Duffers’ Guide to Bus Operations #12: Eating on the Bus

The pitfalls of dining Al Volvo, plus ten useful tips

Greggs, Murray Place, Stirling
The Bete Noire and Godsend of all bus drivers and passengers: You cannot fault the odd Greggs Steak Bake now and then, but you wouldn’t like to share a bus with a leftover sausage roll. This is their Stirling branch, photographed by Paul Robertson in 2008. The bus in the reflection is a Northern Counties Palatine II bodied Volvo Olympian. (Creative Commons License: Attribution Some Rights Reserved-No Derivatives).

Eating and drinking on the bus is a thing that many of us do out of necessity. This is usually due to time constraints (being unable to stop off at a pub or café en route) or financial reasons (being unable to afford a pub or café) as well as hunger. Most of the time, eating on the bus might entail anything from the odd chocolate bar to a packed lunch.

Whereas eating on the train is seen as less alien due to long distance travel, enjoying your butties on the 343 is sometimes frowned upon. In Greater Manchester (and this is probably consistent with other parts of the UK), imbibing and mastication is a no-no according to notices seen on buses.

That’s eating food of any kind, hot or cold. Historically, eating on buses and coaches has been permitted so long as: 1) the food is cold; 2) that it isn’t overpowering to passengers in front or behind you; and that 3) passengers kindly leave the bus or coach tidy enough for subsequent passengers. In the Stagecoach Group’s Conditions of Carriage, it states that:

“[passengers should] refrain from eating and drinking items which make the environment unpleasant for other customers or otherwise cause offence“.

In other words: smelly food, exceptionally loud crisps, kebabs, special fried rice, bacon sandwiches, and flaky pastry products (steak bakes, sausage rolls and their bastard offspring). Alcohol is obviously a no-no; it is actually illegal to imbibe, as a passenger, alcoholic drinks on a passenger carrying road vehicle.

Though smelly food is off-putting for fellow passengers, there is a greater evil.

Litter

In almost 37 years of travelling by bus (in publicly owned and deregulated settings), there is one thing that has bothered me more than fellow passengers dining Al Volvo. Having dined Al Volvo (and possibly Al Leyland, Al Bristol, Al Dennis and Al Iveco) in my time, I am in no position to argue against eating on the bus. What bugs me more is litter.

It’s 6.30pm. You’re on the penultimate bus home from work and wish to put your feet up. As the bus happens to be – luckily for you – an Enviro400 double decker, a nice upstairs view of the journey. Then you walk upstairs and find… the top deck is like a dustbin. Mashed butties, sausage roll detritus, wayward plastic bottles, stray crisp packets, and a ripped-up detention letter. Ladies and gentlemen: its last journey may have been monopolised by litterbugs.

Though the aforementioned items can be taken care of (i.e.: moved or placed in an empty caddy reserved for the free ‘papers – often another source of littering), they pale into insignificance compared with chewing gum. Chewing gum is the Death Star of Bus Litter. It sticks onto the seat moquette, it’s a pain to get off clothes, and after a few days, it solidifies onto the bus seat. Unless you’re able to dispose of gum responsibly at the end of your journey, avoid.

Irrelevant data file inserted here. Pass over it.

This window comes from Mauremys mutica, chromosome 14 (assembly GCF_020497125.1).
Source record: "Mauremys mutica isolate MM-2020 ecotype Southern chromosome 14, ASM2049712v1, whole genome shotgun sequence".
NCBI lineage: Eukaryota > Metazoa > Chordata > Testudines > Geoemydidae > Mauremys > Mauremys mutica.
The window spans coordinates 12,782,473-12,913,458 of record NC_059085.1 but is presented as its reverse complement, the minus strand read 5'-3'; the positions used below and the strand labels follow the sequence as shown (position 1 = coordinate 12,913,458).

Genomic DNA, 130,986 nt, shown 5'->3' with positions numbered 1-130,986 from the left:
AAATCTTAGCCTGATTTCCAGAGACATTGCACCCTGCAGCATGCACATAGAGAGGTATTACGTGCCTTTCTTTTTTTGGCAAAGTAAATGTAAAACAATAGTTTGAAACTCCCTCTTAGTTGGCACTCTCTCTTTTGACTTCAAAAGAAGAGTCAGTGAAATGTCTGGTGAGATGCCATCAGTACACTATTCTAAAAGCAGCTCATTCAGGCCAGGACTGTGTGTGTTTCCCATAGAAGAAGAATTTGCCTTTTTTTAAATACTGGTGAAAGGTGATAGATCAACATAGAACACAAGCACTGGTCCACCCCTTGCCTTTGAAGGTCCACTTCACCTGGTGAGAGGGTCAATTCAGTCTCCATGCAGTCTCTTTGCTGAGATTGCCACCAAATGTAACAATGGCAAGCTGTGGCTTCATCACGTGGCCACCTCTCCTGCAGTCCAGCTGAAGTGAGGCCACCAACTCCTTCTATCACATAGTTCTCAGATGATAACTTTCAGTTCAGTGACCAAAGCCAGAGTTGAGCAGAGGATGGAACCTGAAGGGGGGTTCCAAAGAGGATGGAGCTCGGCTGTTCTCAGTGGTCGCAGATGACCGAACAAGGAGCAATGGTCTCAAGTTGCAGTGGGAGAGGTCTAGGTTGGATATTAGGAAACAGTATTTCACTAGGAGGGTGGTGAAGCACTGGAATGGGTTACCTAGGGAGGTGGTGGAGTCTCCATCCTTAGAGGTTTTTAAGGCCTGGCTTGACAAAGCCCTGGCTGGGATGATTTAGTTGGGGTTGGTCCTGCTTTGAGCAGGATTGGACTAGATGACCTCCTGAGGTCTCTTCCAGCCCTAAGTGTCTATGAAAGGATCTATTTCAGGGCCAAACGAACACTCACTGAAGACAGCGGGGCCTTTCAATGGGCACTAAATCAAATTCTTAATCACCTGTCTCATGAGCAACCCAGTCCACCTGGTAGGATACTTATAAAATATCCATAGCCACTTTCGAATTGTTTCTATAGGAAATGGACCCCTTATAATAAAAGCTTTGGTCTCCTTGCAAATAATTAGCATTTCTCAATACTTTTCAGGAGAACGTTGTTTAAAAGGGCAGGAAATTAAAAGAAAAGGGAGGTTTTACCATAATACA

Responsible bus side eating and drinking

If possible, find a good café, sandwich shop, restaurant or pub en route. Ultimately, that’s the best policy. But, if you’re unable to do that, here’s our handy cut-out-and-keep guide to dining Al Volvo.

  1. Avoid carrying hot drinks: a full cup of coffee could be dangerous if the bus brakes rapidly.
  2. Bottled water, whether Evian’s or Chew Reservoir’s finest, is a better option than cordials and flavoured fizzy drinks. If the bus brakes heavily, and your bottled water splashes the seat back or table, it is easy to clean with a tissue. Plus it doesn’t stick, unlike flavoured drinks.
  3. Take a carrier bag for the disposal of your rubbish prior to alighting and finding a suitable waste bin.
  4. Greaseproof paper or aluminium foil are the best options for wrapping your butties up in. This applies if you have a suitable bag for your rubbish (see previous point).
  5. If you purchased a sandwich from a well-known bakery or superstore chain, a cob or sub roll may be a better option than triangular sandwiches.
  6. When choosing pastry products, avoid flaky pastry if you can. Shortcrust or Melton Mowbray pastry makes less mess than flaky pastry (this is especially true with tray baked savouries and sausage rolls). If you go for a flaky pastry product, eat in the same way as you would with a chocolate bar, with the bag catching your crumbs.
  7. Consider using hand cleanser and wet wipes, especially if the pie or sandwich filling is messier than you expected.
  8. Show some discretion over food choices: make sure your sandwich or savoury pastry isn’t likely to create a mess. For sandwiches, ham and cheese is a good bet, but messy fillings like tuna mayonnaise and Subway’s Meatball Marinara are best avoided.
  9. No burgers nor pizza, nor kebabs: both could either be tempting or repugnant for fellow passengers. And messy. (N.B., the tables aboard the Vantage V1 and V2 service do not give you carte blanche to have a pizza on the Leigh Guided Busway). Parmo’s out too, ditto the above with munchy boxes and fried chicken.
  10. Always leave the bus exactly as you found it: that’s common courtesy as well as cleanliness.

Before I go…

Do you have any further tips for dining Al Volvo? Are you not particularly mithered by it, or do you think the activity is uncouth beyond belief? Feel free to opine whichever way.

S.V., 31 May 2016.

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